• Spot electricity prices were mixed but down on last week. QLD averaged $122 MWh and South Australia $86 MWh. Once again these prices reflect supply and demand. Its futures prices that matter for customer bills for the most part.
  • REC prices fell a touch but this is just notional. There is still next to no reported trading.
  • Gas prices were also down this week about 10% on last week to around $10 GJ. These prices are crippling for gas generation
  • Utility share prices: the main action in the past week was from Genex which has achieved financial close on its ARENA assisted50 MW  Kidston solar farm. GNX arranged that without raising more than $5 m in fresh equity. So that was a good effort. ORG also reported its results for the December half last week and as far as the “Energy Markets” or utility segment wen the results were dull. Ebitda increased from $721 m to $734 m. Customer numbers were essentially flat. Backing out a shut down of  Eraring which ORG estimated cost the company $41 m results would have been more comfortably up. ORG has signaled that H2 (the June half) will be negatively impacted by the high power prices in Qld in Jan and Feb. Overall the trend is probably ok but in our view ORG still doesn’t have an electricity strategy that convinces.
Figure 2: Summary

Figure 2: Summary

Share Prices

Figure 3 Selected utility share prices

Figure 3 Selected utility share prices

Figure 4: Weekly and monthly share price performance

Figure 4: Weekly and monthly share price performance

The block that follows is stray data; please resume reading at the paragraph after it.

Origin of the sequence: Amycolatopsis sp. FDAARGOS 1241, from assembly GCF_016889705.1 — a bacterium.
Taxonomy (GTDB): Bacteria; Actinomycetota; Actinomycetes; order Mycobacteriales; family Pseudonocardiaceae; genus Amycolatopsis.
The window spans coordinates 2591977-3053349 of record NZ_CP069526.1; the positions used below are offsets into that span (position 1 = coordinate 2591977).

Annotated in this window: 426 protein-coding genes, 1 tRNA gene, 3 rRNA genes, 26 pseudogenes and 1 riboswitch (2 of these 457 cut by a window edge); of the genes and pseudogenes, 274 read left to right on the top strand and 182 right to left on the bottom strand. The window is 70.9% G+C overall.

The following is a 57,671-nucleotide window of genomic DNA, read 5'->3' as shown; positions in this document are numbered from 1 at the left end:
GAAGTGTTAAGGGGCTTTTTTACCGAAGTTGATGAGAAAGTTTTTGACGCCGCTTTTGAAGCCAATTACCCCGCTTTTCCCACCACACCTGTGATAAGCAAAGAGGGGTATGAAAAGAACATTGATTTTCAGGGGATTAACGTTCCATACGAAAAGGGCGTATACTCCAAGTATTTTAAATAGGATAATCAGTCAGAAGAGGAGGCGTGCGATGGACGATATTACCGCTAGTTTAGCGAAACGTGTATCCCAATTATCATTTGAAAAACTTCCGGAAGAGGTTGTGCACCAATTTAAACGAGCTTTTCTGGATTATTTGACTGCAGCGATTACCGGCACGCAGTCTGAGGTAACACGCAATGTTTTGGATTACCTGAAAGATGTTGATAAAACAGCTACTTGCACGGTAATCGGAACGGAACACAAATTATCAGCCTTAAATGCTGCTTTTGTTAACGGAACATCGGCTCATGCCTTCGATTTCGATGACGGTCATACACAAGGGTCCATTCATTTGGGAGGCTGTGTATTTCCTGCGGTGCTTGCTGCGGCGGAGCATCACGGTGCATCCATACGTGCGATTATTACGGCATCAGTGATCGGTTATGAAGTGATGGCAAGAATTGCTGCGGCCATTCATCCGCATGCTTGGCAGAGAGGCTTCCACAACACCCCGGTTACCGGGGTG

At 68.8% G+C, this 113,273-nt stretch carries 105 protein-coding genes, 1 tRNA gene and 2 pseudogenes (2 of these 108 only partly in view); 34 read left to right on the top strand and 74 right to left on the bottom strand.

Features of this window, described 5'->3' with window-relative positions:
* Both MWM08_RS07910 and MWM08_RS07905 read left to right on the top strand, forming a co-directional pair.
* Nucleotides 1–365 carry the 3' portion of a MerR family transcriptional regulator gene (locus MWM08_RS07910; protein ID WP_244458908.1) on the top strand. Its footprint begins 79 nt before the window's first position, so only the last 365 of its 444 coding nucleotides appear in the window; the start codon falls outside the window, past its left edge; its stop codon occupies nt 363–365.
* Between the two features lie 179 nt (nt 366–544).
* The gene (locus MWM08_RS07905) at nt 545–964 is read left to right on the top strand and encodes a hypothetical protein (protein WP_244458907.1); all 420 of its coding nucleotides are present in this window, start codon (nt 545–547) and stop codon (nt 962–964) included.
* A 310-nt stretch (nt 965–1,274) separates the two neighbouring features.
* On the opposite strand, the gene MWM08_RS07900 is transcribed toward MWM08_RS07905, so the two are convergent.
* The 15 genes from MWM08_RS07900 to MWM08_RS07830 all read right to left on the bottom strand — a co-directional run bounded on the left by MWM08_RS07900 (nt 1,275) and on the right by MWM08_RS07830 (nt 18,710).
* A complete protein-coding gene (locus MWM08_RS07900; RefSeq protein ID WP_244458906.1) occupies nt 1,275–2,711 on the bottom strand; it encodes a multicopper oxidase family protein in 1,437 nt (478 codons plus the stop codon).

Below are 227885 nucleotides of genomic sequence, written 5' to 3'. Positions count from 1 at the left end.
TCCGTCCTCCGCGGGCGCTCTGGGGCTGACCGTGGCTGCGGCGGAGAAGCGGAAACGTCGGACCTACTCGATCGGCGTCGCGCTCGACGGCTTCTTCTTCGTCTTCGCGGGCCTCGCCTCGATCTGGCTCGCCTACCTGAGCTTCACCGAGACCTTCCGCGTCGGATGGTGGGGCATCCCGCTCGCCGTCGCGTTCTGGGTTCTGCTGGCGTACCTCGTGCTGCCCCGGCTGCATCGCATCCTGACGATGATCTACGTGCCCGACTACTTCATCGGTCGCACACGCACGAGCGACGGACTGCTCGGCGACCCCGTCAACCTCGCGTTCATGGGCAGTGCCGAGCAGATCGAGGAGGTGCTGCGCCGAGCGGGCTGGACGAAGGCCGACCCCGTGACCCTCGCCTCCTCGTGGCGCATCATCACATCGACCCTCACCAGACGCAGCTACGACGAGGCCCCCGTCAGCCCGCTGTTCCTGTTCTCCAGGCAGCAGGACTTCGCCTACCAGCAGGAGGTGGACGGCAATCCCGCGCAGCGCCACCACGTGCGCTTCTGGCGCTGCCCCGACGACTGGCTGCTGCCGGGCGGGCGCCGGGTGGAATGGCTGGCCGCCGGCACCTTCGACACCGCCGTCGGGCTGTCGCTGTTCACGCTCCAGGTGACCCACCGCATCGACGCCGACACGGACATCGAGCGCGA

Figure 5: electricity volumes

Figure 5: electricity volumes

Base Load Futures


Figure 10: Baseload futures financial year time weighted average

Figure 10: Baseload futures financial year time weighted average

Gas Prices


Figure 11: STTM gas prices

Figure 11: STTM gas prices

David Leitch is principal of ITK. He was formerly a Utility Analyst for leading investment banks over the past 30 years. The views expressed are his own. Please note our new section, Energy Markets, which will include analysis from Leitch on the energy markets and broader energy issues. And also note our live generation widget, and the APVI solar contribution.  

  • Farmer Dave

    David, as always I find your analyses very comprehensive and very interesting, as your finance perspective is very different from my physics perspective. I live in Tasmania, and poor little Tassie is often missing from your charts. Are there futures contracts for Tasmanian electricity on which you can base estimates of price rises as you can for the other states? What do you expect the price of electricity to do in Tasmania over the next few years?

    • David leitch

      Tassie is often missing from my charts. That reflects my biases and my history (no listed companies have ever had much operation in Tasmania)

      As it happens there is no listed market in Tasmanian electricity futures. There is really only one supplier in Tasmania and I’m not even sure of how contestable the market is revealing once again how little I know about my favourite topic.